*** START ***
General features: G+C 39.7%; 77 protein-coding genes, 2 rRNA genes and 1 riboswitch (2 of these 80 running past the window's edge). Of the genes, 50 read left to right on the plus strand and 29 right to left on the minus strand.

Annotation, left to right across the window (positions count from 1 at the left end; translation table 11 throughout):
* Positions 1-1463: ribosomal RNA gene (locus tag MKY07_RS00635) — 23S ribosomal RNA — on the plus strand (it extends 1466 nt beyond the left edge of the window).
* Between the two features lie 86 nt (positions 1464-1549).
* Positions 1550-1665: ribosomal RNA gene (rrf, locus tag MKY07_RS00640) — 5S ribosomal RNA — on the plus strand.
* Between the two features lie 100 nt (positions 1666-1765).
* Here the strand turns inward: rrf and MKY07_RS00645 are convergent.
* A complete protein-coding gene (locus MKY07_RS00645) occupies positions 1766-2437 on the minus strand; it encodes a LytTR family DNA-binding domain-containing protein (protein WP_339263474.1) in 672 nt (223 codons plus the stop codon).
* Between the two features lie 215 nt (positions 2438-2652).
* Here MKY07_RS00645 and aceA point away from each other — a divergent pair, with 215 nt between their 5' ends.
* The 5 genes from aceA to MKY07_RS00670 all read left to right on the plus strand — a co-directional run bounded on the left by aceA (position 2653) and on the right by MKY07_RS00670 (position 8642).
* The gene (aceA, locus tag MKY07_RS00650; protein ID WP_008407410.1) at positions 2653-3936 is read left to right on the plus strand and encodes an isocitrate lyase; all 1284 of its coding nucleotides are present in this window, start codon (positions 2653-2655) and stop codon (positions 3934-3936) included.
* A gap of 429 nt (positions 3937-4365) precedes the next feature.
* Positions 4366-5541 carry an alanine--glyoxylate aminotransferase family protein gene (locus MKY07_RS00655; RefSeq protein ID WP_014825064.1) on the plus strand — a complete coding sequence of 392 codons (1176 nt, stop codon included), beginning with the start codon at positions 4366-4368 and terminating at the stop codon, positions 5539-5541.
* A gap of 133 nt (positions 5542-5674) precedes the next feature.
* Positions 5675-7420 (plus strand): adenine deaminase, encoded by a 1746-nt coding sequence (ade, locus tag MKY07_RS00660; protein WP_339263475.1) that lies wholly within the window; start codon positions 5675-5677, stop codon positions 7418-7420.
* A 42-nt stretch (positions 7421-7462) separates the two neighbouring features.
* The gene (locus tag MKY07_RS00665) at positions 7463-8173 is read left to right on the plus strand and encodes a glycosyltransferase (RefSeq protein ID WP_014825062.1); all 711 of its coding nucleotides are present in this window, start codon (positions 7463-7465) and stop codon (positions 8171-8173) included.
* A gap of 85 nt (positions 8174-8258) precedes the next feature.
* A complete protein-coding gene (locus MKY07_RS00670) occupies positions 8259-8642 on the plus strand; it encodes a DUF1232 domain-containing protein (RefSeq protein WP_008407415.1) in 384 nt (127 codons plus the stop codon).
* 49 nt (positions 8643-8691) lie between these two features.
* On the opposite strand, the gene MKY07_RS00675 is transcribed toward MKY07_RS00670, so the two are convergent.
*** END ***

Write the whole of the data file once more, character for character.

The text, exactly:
General features: G+C 39.7%; 77 protein-coding genes, 2 rRNA genes and 1 riboswitch (2 of these 80 running past the window's edge). Of the genes, 50 read left to right on the plus strand and 29 right to left on the minus strand.

Annotation, left to right across the window (positions count from 1 at the left end; translation table 11 throughout):
* Positions 1-1463: ribosomal RNA gene (locus tag MKY07_RS00635) — 23S ribosomal RNA — on the plus strand (it extends 1466 nt beyond the left edge of the window).
* Between the two features lie 86 nt (positions 1464-1549).
* Positions 1550-1665: ribosomal RNA gene (rrf, locus tag MKY07_RS00640) — 5S ribosomal RNA — on the plus strand.
* Between the two features lie 100 nt (positions 1666-1765).
* Here the strand turns inward: rrf and MKY07_RS00645 are convergent.
* A complete protein-coding gene (locus MKY07_RS00645) occupies positions 1766-2437 on the minus strand; it encodes a LytTR family DNA-binding domain-containing protein (protein WP_339263474.1) in 672 nt (223 codons plus the stop codon).
* Between the two features lie 215 nt (positions 2438-2652).
* Here MKY07_RS00645 and aceA point away from each other — a divergent pair, with 215 nt between their 5' ends.
* The 5 genes from aceA to MKY07_RS00670 all read left to right on the plus strand — a co-directional run bounded on the left by aceA (position 2653) and on the right by MKY07_RS00670 (position 8642).
* The gene (aceA, locus tag MKY07_RS00650; protein ID WP_008407410.1) at positions 2653-3936 is read left to right on the plus strand and encodes an isocitrate lyase; all 1284 of its coding nucleotides are present in this window, start codon (positions 2653-2655) and stop codon (positions 3934-3936) included.
* A gap of 429 nt (positions 3937-4365) precedes the next feature.
* Positions 4366-5541 carry an alanine--glyoxylate aminotransferase family protein gene (locus MKY07_RS00655; RefSeq protein ID WP_014825064.1) on the plus strand — a complete coding sequence of 392 codons (1176 nt, stop codon included), beginning with the start codon at positions 4366-4368 and terminating at the stop codon, positions 5539-5541.
* A gap of 133 nt (positions 5542-5674) precedes the next feature.
* Positions 5675-7420 (plus strand): adenine deaminase, encoded by a 1746-nt coding sequence (ade, locus tag MKY07_RS00660; protein WP_339263475.1) that lies wholly within the window; start codon positions 5675-5677, stop codon positions 7418-7420.
* A 42-nt stretch (positions 7421-7462) separates the two neighbouring features.
* The gene (locus tag MKY07_RS00665) at positions 7463-8173 is read left to right on the plus strand and encodes a glycosyltransferase (RefSeq protein ID WP_014825062.1); all 711 of its coding nucleotides are present in this window, start codon (positions 7463-7465) and stop codon (positions 8171-8173) included.
* A gap of 85 nt (positions 8174-8258) precedes the next feature.
* A complete protein-coding gene (locus MKY07_RS00670) occupies positions 8259-8642 on the plus strand; it encodes a DUF1232 domain-containing protein (RefSeq protein WP_008407415.1) in 384 nt (127 codons plus the stop codon).
* 49 nt (positions 8643-8691) lie between these two features.
* On the opposite strand, the gene MKY07_RS00675 is transcribed toward MKY07_RS00670, so the two are convergent.